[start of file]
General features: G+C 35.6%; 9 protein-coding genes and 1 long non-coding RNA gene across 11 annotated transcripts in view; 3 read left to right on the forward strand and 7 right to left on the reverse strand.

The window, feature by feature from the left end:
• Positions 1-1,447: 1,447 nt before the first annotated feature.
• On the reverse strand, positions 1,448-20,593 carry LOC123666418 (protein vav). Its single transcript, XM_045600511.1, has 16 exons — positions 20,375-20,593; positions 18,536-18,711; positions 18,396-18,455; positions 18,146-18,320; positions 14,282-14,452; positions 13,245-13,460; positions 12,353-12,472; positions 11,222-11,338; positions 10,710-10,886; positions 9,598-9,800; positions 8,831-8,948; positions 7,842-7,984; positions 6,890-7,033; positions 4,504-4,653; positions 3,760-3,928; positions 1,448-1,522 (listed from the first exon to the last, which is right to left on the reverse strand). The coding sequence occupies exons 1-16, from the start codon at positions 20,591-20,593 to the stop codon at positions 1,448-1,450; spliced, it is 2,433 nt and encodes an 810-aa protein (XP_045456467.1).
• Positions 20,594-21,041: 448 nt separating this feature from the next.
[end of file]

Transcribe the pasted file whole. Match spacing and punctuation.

General features: G+C 35.6%; 9 protein-coding genes and 1 long non-coding RNA gene across 11 annotated transcripts in view; 3 read left to right on the forward strand and 7 right to left on the reverse strand.

The window, feature by feature from the left end:
• Positions 1-1,447: 1,447 nt before the first annotated feature.
• On the reverse strand, positions 1,448-20,593 carry LOC123666418 (protein vav). Its single transcript, XM_045600511.1, has 16 exons — positions 20,375-20,593; positions 18,536-18,711; positions 18,396-18,455; positions 18,146-18,320; positions 14,282-14,452; positions 13,245-13,460; positions 12,353-12,472; positions 11,222-11,338; positions 10,710-10,886; positions 9,598-9,800; positions 8,831-8,948; positions 7,842-7,984; positions 6,890-7,033; positions 4,504-4,653; positions 3,760-3,928; positions 1,448-1,522 (listed from the first exon to the last, which is right to left on the reverse strand). The coding sequence occupies exons 1-16, from the start codon at positions 20,591-20,593 to the stop codon at positions 1,448-1,450; spliced, it is 2,433 nt and encodes an 810-aa protein (XP_045456467.1).
• Positions 20,594-21,041: 448 nt separating this feature from the next.